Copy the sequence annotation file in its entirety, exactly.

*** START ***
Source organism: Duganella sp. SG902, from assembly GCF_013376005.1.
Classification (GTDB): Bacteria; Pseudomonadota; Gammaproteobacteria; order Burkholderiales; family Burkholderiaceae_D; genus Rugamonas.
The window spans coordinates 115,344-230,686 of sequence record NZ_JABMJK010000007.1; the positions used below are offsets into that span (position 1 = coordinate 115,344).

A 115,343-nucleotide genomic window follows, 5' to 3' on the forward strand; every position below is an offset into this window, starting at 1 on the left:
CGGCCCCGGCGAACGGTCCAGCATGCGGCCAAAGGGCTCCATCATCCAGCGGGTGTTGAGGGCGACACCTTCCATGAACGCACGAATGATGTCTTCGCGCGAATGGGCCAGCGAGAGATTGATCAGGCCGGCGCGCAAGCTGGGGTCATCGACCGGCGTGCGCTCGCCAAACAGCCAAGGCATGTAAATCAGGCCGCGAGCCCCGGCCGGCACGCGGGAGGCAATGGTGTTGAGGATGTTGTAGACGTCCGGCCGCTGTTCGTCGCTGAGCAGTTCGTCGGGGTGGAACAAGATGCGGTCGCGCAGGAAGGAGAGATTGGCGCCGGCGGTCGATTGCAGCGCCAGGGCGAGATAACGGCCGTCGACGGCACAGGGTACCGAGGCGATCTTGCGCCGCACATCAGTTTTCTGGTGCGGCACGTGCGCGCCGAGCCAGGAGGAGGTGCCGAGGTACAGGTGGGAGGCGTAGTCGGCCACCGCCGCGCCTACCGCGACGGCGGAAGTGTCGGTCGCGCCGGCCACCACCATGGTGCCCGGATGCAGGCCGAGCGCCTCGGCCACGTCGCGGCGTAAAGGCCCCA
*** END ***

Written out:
Source organism: Duganella sp. SG902, from assembly GCF_013376005.1.
Classification (GTDB): Bacteria; Pseudomonadota; Gammaproteobacteria; order Burkholderiales; family Burkholderiaceae_D; genus Rugamonas.
The window spans coordinates 115,344-230,686 of sequence record NZ_JABMJK010000007.1; the positions used below are offsets into that span (position 1 = coordinate 115,344).

A 115,343-nucleotide genomic window follows, 5' to 3' on the forward strand; every position below is an offset into this window, starting at 1 on the left:
CGGCCCCGGCGAACGGTCCAGCATGCGGCCAAAGGGCTCCATCATCCAGCGGGTGTTGAGGGCGACACCTTCCATGAACGCACGAATGATGTCTTCGCGCGAATGGGCCAGCGAGAGATTGATCAGGCCGGCGCGCAAGCTGGGGTCATCGACCGGCGTGCGCTCGCCAAACAGCCAAGGCATGTAAATCAGGCCGCGAGCCCCGGCCGGCACGCGGGAGGCAATGGTGTTGAGGATGTTGTAGACGTCCGGCCGCTGTTCGTCGCTGAGCAGTTCGTCGGGGTGGAACAAGATGCGGTCGCGCAGGAAGGAGAGATTGGCGCCGGCGGTCGATTGCAGCGCCAGGGCGAGATAACGGCCGTCGACGGCACAGGGTACCGAGGCGATCTTGCGCCGCACATCAGTTTTCTGGTGCGGCACGTGCGCGCCGAGCCAGGAGGAGGTGCCGAGGTACAGGTGGGAGGCGTAGTCGGCCACCGCCGCGCCTACCGCGACGGCGGAAGTGTCGGTCGCGCCGGCCACCACCATGGTGCCCGGATGCAGGCCGAGCGCCTCGGCCACGTCGCGGCGTAAAGGCCCCA